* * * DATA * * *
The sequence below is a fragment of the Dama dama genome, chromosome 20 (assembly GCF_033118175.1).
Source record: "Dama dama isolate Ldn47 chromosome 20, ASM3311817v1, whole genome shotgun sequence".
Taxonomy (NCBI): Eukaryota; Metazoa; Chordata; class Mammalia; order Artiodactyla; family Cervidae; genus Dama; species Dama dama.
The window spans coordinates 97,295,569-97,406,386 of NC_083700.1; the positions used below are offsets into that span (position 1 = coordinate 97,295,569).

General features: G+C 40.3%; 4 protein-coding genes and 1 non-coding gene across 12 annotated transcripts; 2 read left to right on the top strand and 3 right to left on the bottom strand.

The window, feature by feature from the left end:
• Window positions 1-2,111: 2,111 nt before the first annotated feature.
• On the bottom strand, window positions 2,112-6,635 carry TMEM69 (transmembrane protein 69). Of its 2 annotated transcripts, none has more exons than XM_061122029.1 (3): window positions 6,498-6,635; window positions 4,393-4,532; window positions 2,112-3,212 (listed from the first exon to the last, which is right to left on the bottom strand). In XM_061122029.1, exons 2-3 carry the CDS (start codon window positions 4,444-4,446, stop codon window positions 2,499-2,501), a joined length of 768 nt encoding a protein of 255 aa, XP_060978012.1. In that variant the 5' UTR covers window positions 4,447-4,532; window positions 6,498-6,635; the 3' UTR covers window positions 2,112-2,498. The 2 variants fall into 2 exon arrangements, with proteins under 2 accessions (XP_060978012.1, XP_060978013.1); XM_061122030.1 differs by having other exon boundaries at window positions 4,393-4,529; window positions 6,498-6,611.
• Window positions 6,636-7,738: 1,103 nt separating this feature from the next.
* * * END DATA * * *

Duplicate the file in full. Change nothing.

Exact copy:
The sequence below is a fragment of the Dama dama genome, chromosome 20 (assembly GCF_033118175.1).
Source record: "Dama dama isolate Ldn47 chromosome 20, ASM3311817v1, whole genome shotgun sequence".
Taxonomy (NCBI): Eukaryota; Metazoa; Chordata; class Mammalia; order Artiodactyla; family Cervidae; genus Dama; species Dama dama.
The window spans coordinates 97,295,569-97,406,386 of NC_083700.1; the positions used below are offsets into that span (position 1 = coordinate 97,295,569).

General features: G+C 40.3%; 4 protein-coding genes and 1 non-coding gene across 12 annotated transcripts; 2 read left to right on the top strand and 3 right to left on the bottom strand.

The window, feature by feature from the left end:
• Window positions 1-2,111: 2,111 nt before the first annotated feature.
• On the bottom strand, window positions 2,112-6,635 carry TMEM69 (transmembrane protein 69). Of its 2 annotated transcripts, none has more exons than XM_061122029.1 (3): window positions 6,498-6,635; window positions 4,393-4,532; window positions 2,112-3,212 (listed from the first exon to the last, which is right to left on the bottom strand). In XM_061122029.1, exons 2-3 carry the CDS (start codon window positions 4,444-4,446, stop codon window positions 2,499-2,501), a joined length of 768 nt encoding a protein of 255 aa, XP_060978012.1. In that variant the 5' UTR covers window positions 4,447-4,532; window positions 6,498-6,635; the 3' UTR covers window positions 2,112-2,498. The 2 variants fall into 2 exon arrangements, with proteins under 2 accessions (XP_060978012.1, XP_060978013.1); XM_061122030.1 differs by having other exon boundaries at window positions 4,393-4,529; window positions 6,498-6,611.
• Window positions 6,636-7,738: 1,103 nt separating this feature from the next.